By PWC Tax Synopsis
The decision in ITC 1855 (2012) 74 SATC concerned the fundamental question of what constitutes an "assessment” for purposes of the Income Tax Act and in particular whether a document other than SARS’s customary form IT 34 can be an assessment.
The implications of this question
The answer to this question impacts on many important issues such as rights of objection and appeal and the associated time limits for doing so, and on SARS’s power to issue a revised assessment.
In this particular case, the issue was whether an assessment issued by SARS in respect of the 2002 tax year and bearing a due date of 1 June 2004, had prescribed three years later on 31 May 2007, in which event it could not have been superseded by a purported revised assessment, such as the one dated 4 May 2007.
SARS cannot issue a reduced assessment once three years have elapsed from the original assessment
Section 79A of the Income Tax Act 58 of 1962 provides, in effect, that the Commissioner does not have the power to issue a reduced assessment once three years havegone by since the date of the original assessment.
The issue in this case was whether the Commissioner had issued an additional assessment within that three year prescriptive period.
On 5 June 2006, the taxpayer had written to the Commissioner requesting a reduced assessment for the 2002 tax year in terms ofs79A of the Act on the basis that certain expenses that qualified for deduction had not been claimed as deductions in its tax returns for the 2001 to 2004 years of assessment.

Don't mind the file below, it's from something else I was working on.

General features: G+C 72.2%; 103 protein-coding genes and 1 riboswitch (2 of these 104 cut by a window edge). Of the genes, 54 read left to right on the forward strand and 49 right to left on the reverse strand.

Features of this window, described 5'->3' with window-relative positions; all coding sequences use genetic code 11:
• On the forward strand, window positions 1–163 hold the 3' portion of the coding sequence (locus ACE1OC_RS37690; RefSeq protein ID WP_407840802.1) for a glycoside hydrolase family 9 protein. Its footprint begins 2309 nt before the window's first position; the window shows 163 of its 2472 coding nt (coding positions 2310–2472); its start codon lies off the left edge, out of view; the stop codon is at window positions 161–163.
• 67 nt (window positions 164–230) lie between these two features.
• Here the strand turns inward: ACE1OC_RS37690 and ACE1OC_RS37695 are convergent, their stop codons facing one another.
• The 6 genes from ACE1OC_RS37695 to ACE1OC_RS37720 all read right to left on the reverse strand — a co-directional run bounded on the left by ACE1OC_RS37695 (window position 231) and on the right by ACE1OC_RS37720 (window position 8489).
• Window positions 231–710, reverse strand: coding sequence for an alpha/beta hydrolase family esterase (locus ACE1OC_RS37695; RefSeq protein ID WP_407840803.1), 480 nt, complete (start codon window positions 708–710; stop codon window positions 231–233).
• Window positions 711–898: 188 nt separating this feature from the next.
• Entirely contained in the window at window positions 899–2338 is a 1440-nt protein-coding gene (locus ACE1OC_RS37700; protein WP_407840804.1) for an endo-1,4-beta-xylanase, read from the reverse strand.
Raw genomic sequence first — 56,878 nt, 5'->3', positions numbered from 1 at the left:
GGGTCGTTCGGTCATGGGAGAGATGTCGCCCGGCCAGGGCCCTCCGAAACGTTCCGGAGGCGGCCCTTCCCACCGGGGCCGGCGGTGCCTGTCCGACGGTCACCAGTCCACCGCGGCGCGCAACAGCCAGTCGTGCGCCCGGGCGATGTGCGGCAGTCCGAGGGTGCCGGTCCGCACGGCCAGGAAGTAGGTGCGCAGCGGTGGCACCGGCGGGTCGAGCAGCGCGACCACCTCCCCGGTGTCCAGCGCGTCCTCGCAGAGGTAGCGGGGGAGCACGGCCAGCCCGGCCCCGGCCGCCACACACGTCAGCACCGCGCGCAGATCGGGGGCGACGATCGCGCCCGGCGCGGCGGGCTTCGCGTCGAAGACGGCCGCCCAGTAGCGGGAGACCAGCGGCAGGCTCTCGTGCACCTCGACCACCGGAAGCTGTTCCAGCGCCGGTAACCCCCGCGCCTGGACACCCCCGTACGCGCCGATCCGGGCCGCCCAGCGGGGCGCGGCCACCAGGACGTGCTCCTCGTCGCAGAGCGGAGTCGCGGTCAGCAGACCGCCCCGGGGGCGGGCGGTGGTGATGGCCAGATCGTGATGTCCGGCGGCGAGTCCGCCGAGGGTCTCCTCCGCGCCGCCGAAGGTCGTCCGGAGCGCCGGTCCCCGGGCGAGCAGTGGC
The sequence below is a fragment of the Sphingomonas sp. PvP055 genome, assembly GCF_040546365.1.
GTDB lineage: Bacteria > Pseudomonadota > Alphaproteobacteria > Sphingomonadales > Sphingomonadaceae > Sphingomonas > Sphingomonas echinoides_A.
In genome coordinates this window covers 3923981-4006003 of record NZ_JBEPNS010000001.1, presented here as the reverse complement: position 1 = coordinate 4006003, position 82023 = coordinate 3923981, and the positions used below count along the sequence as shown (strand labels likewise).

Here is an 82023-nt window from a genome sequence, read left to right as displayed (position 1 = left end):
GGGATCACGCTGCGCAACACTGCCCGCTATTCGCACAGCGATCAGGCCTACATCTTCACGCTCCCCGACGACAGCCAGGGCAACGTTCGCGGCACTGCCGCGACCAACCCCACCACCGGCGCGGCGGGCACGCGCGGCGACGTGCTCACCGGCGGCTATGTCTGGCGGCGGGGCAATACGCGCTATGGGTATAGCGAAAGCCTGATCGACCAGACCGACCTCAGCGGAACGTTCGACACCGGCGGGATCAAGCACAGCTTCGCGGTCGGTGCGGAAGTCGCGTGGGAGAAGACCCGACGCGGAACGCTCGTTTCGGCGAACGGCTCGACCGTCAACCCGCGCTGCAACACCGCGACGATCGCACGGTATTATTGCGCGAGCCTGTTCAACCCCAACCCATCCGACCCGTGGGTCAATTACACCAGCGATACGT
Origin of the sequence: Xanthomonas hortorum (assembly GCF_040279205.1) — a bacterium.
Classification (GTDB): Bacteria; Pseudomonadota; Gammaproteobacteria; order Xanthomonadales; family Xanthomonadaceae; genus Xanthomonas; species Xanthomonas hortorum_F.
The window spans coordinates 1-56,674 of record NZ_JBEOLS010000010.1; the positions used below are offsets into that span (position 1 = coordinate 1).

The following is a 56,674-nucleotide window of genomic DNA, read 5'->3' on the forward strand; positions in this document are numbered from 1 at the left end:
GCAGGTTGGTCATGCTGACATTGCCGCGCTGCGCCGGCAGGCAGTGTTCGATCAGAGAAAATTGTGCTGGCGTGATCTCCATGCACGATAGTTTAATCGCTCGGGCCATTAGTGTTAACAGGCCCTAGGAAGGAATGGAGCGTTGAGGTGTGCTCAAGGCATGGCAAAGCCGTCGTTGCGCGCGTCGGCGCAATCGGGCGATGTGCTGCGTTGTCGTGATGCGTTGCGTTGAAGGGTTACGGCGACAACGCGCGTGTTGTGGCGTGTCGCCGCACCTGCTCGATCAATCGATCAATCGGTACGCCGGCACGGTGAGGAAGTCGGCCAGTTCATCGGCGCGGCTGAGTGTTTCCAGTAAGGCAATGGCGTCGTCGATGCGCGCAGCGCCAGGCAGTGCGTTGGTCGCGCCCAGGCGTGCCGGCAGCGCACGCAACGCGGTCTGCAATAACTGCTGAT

The issue was whether the Commissioner’s power to issue a revised assessment had prescribed, in which event the assessment, even if incorrect, was final and could not be reduced.
At the heart of the matter was whether a letter sent by SARS to the taxpayer on 4 May 2007 and headed "Income tax revised assessment for the years of assessment 2001 to 2004” (which was a response to a letter from the taxpayer raising certain objections to the assessment), constituted a revised "assessment” as envisaged in the Act.
SARS contended that the letter of 4 May 2007 was not a revised assessment and, since three years had elapsed since the date of the assessment (namely 1 June 2004), the assessment for the 2002 year of assessment had become final.
The taxpayer argued that SARS’s letter of 4 May 2007 was indeed a revised assessment and consequently that the assessment for the 2002 year of assessment had not become final.
The customary forms used by SARS are not prescribed by law
The Tax Court held that although SARS uses various set forms for particular purposes, such as form IT 34 for assessments, these forms are not prescribed by law.
It was further held (following the decision in ITC 1740 65 SATC 98) that an "assessment” means a "purposefulact, whereby the document embodying the mental act is intended to be an assessment”.
In Irvin & Johnson (SA) (Pty) Ltd v CIR 14 SATC 24 it had been held that, subjectively, an assessment is an abstraction which has no real existence until it is published in a manner which conveys a meaning to others; thus, the unexpressed thoughts of the assessing officer would not constitute an assessment. Furthermore, that an assessment must result in an amount which the Commissioner may then reduce or alter in terms of s 76(4) of the Act.
Applying these principles to the facts of the matter before it, the court held that SARS’s letter of 4 May 2007 was indeed an "assessment” and that SARS power to issue a revised assessment for the 2002 tax year had therefore not prescribed. The court said in this regard that –
‘the said letter [from SARS to the taxpayer, dated 4 May 2007] did indeed constitute an intentional published act of assessment, giving the required ‘amount’, ie a zero tax liability. For those reasons it is found that the assessment for the tax year 2002 had not prescribed'.